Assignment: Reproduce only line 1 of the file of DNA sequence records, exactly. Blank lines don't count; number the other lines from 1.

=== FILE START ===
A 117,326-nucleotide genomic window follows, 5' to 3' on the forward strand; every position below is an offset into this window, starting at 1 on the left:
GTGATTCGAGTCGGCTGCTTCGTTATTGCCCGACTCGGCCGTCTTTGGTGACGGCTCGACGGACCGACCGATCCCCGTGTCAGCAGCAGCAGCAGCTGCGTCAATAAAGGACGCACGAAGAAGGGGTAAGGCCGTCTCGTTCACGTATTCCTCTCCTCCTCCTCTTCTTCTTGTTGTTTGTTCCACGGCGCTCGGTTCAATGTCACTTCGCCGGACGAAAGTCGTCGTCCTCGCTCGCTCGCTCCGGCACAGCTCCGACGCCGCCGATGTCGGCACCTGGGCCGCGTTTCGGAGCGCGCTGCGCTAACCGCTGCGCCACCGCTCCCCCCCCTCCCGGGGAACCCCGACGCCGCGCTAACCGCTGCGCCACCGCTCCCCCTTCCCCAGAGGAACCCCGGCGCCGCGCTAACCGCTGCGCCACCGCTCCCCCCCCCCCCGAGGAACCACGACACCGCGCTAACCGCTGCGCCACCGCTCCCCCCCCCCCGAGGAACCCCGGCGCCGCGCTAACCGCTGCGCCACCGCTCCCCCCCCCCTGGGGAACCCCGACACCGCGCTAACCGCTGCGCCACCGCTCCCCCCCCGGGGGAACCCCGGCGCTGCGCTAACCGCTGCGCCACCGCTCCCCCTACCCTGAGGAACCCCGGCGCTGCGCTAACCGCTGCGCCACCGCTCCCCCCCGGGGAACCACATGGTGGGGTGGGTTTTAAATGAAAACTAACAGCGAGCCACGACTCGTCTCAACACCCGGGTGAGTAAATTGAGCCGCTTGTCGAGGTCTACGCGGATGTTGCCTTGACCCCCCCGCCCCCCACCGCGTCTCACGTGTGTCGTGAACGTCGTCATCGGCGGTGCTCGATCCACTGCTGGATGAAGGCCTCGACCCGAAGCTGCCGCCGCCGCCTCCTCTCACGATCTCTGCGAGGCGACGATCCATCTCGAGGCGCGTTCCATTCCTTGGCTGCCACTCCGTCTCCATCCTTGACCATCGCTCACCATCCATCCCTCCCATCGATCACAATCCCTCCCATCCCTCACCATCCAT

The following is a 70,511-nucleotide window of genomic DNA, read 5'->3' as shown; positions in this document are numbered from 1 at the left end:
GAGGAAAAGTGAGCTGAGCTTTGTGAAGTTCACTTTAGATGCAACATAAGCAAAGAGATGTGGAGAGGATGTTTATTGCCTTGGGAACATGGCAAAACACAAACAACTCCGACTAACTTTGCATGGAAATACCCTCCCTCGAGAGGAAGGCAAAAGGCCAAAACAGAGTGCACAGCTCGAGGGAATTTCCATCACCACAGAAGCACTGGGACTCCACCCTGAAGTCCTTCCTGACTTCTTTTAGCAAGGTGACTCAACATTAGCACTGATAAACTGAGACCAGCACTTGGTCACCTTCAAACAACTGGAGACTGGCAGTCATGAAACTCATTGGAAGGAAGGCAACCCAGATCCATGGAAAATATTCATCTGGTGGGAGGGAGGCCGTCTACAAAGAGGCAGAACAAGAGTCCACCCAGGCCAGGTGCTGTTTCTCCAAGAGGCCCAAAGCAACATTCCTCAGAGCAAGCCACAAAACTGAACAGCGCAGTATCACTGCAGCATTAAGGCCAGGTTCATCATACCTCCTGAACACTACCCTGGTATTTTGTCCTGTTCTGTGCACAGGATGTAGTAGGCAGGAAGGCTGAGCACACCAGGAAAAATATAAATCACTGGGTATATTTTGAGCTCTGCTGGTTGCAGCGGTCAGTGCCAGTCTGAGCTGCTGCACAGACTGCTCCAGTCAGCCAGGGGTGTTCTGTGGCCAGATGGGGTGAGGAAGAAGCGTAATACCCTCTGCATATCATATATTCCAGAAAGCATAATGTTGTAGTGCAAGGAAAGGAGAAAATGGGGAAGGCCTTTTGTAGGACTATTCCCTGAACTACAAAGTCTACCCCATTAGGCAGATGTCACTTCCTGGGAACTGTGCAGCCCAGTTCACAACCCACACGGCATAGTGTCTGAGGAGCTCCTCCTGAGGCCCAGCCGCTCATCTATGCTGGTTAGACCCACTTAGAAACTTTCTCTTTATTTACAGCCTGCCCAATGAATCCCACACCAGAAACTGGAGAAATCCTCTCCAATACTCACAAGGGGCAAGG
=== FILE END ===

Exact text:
A 117,326-nucleotide genomic window follows, 5' to 3' on the forward strand; every position below is an offset into this window, starting at 1 on the left: